Hein, who was Marana's town manager up until a few years ago, said he hopes to tackle a few other outstanding issues in the process. He wants to reach an agreement on the longstanding dispute over which government should get rights to 1,500 acre-feet of excess Central Arizona Project water from the Flowing Wells Irrigation District.
Flowing Wells promised the water supply to Marana about three years ago. However, Tucson went to the Arizona Department of Water Resources, claiming it had next dibs. The state has let the issue drag on for a year now.
"Obviously, they're separate issues, but I would like to come to the table with a comprehensive approach," Hein said. "I'd like to recommend a joint mayor-and-council meeting between the two jurisdictions and I'd like to resolve some of these issues as soon as practically possible."
Honea didn't sound as optimistic last week that Marana and Tucson could resolve the CAP feud before the deal for the Martin Farm goes through, saying he hopes the land trade can happen quickly.
Chris Avery, of the city attorney's office, has been working on the legalities of the trade and said the concept is simple: "Marana would deliver us some water we would otherwise have to pay for, and we would deliver them land they would otherwise have to pay for."
Negotiating a solution that resolves all outstanding issues is another story, though. Tucson is trying to get Marana to build a well near the new library and district park being built in Continental Ranch. That well would tap Marana's ground water and serve Tucson Water customers.
"I understand Marana has big plans for the (future rodeo site), but they don't own it and until we get our issues resolved, they're not going to own it," Avery said.
There may be some irony to the situation, too. The farm property Marana has big plans for was bought by Tucson in the 1970s - back when the city made an aggressive drive to purchase land in the Avra Valley for the valuable groundwater below.
Marana incorporated in 1977 to stave off Tucson's advances and protect its water supply. Its plans for the future now appear to hinge on the same piece of land that may have been a fundamental impetus for the formation of the town.
Avery said Marana could potentially acquire the northern half of the Martin Farm, which would total more than 100 acres but not quite 160. Honea said the town would use half of the property for its rodeo facility and the Tucson Audubon Society would get the other half, which lies in the dense mesquite bosque.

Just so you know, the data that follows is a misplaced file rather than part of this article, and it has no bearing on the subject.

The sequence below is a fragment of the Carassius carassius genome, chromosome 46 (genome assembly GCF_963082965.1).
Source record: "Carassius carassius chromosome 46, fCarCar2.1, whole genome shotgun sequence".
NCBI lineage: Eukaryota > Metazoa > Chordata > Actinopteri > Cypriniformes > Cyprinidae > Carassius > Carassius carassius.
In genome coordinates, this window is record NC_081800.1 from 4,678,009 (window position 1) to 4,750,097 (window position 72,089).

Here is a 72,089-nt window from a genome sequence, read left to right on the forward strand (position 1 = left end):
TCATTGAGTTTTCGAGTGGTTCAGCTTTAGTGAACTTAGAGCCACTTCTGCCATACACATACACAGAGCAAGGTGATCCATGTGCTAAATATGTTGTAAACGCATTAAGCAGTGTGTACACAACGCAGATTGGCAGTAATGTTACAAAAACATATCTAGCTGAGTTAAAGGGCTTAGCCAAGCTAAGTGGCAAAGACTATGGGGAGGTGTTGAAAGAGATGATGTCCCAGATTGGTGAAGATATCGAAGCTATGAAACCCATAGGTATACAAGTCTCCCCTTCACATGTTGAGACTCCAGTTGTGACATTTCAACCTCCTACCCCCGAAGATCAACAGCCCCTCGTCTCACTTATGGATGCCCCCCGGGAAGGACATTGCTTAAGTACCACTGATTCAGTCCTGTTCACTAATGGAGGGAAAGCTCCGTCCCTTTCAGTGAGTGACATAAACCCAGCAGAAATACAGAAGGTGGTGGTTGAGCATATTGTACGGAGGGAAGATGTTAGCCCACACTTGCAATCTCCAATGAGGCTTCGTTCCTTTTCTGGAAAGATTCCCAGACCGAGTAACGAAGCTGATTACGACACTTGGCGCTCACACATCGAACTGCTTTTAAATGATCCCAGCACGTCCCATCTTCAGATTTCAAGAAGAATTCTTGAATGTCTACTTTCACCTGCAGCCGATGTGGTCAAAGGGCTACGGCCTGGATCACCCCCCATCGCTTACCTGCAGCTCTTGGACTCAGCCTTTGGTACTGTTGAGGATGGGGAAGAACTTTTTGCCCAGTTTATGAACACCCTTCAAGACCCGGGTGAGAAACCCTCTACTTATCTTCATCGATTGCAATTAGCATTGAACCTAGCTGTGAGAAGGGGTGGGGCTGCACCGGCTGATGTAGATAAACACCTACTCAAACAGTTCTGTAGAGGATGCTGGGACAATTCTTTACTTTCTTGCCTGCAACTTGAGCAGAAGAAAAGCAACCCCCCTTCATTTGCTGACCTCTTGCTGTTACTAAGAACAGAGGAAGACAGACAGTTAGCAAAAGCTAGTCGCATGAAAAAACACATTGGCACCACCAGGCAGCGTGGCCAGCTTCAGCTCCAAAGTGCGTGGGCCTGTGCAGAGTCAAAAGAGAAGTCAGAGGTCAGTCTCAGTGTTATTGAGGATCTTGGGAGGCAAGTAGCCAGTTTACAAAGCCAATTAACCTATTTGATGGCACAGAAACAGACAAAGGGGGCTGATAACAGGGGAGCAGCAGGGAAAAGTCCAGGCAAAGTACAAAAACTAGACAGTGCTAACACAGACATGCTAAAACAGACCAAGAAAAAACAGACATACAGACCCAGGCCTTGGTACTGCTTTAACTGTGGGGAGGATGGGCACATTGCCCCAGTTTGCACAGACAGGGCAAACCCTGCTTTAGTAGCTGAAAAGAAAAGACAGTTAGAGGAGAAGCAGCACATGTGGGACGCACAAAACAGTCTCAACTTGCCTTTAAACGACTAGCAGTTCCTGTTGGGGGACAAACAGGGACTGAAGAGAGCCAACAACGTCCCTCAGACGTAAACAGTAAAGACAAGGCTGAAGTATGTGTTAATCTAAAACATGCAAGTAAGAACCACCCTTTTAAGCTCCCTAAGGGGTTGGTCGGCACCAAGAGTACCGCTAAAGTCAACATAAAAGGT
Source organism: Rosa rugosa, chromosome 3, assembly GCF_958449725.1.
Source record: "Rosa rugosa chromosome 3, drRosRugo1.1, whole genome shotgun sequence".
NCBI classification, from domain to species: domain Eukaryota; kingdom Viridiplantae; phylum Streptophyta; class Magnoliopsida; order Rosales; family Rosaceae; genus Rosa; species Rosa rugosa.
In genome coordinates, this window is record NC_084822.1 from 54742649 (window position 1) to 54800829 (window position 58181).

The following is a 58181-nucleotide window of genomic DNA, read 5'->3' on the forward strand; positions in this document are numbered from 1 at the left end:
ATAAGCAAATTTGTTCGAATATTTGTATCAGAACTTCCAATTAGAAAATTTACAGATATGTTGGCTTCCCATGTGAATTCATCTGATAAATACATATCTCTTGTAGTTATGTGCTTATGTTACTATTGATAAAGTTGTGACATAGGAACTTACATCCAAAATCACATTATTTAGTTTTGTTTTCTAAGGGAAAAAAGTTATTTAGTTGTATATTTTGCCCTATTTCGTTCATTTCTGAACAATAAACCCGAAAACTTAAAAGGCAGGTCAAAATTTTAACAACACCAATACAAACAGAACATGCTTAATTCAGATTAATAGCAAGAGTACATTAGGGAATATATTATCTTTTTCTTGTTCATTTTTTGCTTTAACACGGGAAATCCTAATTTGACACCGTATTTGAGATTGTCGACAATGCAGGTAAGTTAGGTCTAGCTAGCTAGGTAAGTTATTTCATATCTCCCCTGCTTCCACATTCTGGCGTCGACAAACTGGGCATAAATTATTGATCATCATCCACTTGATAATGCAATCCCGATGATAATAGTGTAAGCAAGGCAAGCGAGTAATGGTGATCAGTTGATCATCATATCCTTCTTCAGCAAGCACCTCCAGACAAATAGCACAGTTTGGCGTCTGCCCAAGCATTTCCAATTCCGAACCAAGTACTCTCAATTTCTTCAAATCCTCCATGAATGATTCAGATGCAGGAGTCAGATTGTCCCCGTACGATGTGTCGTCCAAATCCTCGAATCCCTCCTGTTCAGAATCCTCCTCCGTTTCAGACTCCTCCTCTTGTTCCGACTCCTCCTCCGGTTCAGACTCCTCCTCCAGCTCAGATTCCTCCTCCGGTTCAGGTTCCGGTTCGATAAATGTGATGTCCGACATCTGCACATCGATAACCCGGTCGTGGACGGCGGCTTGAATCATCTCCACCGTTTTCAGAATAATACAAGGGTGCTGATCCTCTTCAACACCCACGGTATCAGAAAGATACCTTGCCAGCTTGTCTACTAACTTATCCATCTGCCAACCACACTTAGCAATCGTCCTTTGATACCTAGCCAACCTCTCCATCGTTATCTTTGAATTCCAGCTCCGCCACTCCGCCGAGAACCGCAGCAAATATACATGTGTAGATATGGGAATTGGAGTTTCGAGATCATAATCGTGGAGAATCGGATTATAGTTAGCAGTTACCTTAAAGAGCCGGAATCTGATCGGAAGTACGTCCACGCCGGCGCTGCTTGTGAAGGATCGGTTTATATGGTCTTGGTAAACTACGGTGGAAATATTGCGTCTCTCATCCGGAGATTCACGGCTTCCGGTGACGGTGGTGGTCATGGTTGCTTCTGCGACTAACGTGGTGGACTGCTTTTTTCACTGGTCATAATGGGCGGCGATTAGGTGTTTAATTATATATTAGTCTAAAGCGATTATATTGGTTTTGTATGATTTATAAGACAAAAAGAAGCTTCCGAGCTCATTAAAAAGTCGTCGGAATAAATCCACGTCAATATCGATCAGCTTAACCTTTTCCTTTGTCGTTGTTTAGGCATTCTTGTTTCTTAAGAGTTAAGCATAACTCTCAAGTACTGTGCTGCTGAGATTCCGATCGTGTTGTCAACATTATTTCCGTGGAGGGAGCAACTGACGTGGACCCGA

While the entire property lies in the flood plain of the Santa Cruz River, Honea said, that wouldn't restrict the town from building the facility because no one would live onsite. Through drainage canals and easements, he said, it's likely the town could get the property removed from the flood plain.
The town council recently decided against buying a 110-by-300-foot covered arena for the MWEC from an equestrian facility in Scottsdale. Escobedo and Planning Commissioner Jon Post visited the site in December and recommended that the town pull from its reserve funds to pay Busby Metal Inc. $242,000 for the covered arena.
Anticipating the acquisition of the Martin Farm property, town officials acted quickly to place the purchase on the Dec. 6 consent agenda for council approval. Council members had a change of heart and unanimously voted to remove the item from the agenda once they got to the meeting.
"It was a heck of a deal," Escobedo said. "But it was just at the wrong time."
Escobedo said he hopes to create a nonprofit foundation through which the town can generate funds for the MWEC. The town could "start small" and spend $3 million to $4 million in the first year, he said.
Honea said he expects thousands of dollars to spill off into the town's coffers from sales tax revenue related to rodeo visitors who stay in Marana hotels and dine at Marana restaurants. He said the town would charge a fee to attend events.
WestWorld was recently at risk of losing some of its signature events to competing facilities, in part because of parking issues. When the dozens of acres of state trust land used as parking were auctioned off by the state, the Scottsdale City Council found itself spending $79 million to purchase about 150 acres of desert to ensure WestWorld's future. The city issued bonds to pay for the land, pushing its debt load over $400 million, the highest in Scottsdale's history.
Honea said he's taking steps to ensure Marana's events center will have adequate parking in the future and will avoid such emergency measures that dig into Marana taxpayers' wallets.
The property on which Marana wants to build the MWEC lies next to a county wastewater treatment facility, which requires a quarter-mile buffer zone where no development is allowed. Honea said he's talking to the county and developer Wil Cardon, who owns another piece of land adjacent to the plant, about using the quarter-mile zone as parking space for the events center.
Ryan J. Stanton covers the town of Marana and the Marana Unified School District for the EXPLORER. He can be reached at 797-4384, ext. 110, or at email@example.com.